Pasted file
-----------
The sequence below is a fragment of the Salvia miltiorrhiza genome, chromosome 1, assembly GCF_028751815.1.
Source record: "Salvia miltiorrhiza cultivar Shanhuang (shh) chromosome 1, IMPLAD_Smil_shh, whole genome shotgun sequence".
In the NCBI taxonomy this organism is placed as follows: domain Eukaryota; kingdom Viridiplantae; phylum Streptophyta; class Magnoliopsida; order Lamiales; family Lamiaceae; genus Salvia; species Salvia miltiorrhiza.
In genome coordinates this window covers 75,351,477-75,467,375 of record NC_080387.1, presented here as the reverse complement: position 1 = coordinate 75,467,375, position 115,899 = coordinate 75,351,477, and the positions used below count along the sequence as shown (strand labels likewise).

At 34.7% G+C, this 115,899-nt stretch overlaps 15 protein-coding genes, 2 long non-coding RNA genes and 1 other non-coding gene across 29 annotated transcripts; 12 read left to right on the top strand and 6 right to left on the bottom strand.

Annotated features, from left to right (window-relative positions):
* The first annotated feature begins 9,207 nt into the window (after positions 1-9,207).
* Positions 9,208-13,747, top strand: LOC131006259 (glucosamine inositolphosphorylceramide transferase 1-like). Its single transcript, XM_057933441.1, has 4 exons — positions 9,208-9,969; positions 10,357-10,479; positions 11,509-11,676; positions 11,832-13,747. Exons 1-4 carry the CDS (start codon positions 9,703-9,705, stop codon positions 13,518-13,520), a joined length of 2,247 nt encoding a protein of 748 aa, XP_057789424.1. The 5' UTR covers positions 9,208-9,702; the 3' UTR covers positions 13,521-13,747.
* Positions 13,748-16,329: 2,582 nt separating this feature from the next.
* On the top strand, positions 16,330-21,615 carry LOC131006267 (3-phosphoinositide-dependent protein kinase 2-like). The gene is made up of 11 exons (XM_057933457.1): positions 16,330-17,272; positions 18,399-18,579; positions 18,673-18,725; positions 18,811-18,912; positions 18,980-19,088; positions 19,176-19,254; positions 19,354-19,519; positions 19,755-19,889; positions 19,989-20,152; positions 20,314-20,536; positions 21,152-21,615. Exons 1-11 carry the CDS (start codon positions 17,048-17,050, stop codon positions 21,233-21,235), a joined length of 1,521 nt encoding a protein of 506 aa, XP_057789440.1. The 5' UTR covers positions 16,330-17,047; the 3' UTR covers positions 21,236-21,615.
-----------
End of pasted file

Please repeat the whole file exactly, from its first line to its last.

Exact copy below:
The sequence below is a fragment of the Salvia miltiorrhiza genome, chromosome 1, assembly GCF_028751815.1.
Source record: "Salvia miltiorrhiza cultivar Shanhuang (shh) chromosome 1, IMPLAD_Smil_shh, whole genome shotgun sequence".
In the NCBI taxonomy this organism is placed as follows: domain Eukaryota; kingdom Viridiplantae; phylum Streptophyta; class Magnoliopsida; order Lamiales; family Lamiaceae; genus Salvia; species Salvia miltiorrhiza.
In genome coordinates this window covers 75,351,477-75,467,375 of record NC_080387.1, presented here as the reverse complement: position 1 = coordinate 75,467,375, position 115,899 = coordinate 75,351,477, and the positions used below count along the sequence as shown (strand labels likewise).

At 34.7% G+C, this 115,899-nt stretch overlaps 15 protein-coding genes, 2 long non-coding RNA genes and 1 other non-coding gene across 29 annotated transcripts; 12 read left to right on the top strand and 6 right to left on the bottom strand.

Annotated features, from left to right (window-relative positions):
* The first annotated feature begins 9,207 nt into the window (after positions 1-9,207).
* Positions 9,208-13,747, top strand: LOC131006259 (glucosamine inositolphosphorylceramide transferase 1-like). Its single transcript, XM_057933441.1, has 4 exons — positions 9,208-9,969; positions 10,357-10,479; positions 11,509-11,676; positions 11,832-13,747. Exons 1-4 carry the CDS (start codon positions 9,703-9,705, stop codon positions 13,518-13,520), a joined length of 2,247 nt encoding a protein of 748 aa, XP_057789424.1. The 5' UTR covers positions 9,208-9,702; the 3' UTR covers positions 13,521-13,747.
* Positions 13,748-16,329: 2,582 nt separating this feature from the next.
* On the top strand, positions 16,330-21,615 carry LOC131006267 (3-phosphoinositide-dependent protein kinase 2-like). The gene is made up of 11 exons (XM_057933457.1): positions 16,330-17,272; positions 18,399-18,579; positions 18,673-18,725; positions 18,811-18,912; positions 18,980-19,088; positions 19,176-19,254; positions 19,354-19,519; positions 19,755-19,889; positions 19,989-20,152; positions 20,314-20,536; positions 21,152-21,615. Exons 1-11 carry the CDS (start codon positions 17,048-17,050, stop codon positions 21,233-21,235), a joined length of 1,521 nt encoding a protein of 506 aa, XP_057789440.1. The 5' UTR covers positions 16,330-17,047; the 3' UTR covers positions 21,236-21,615.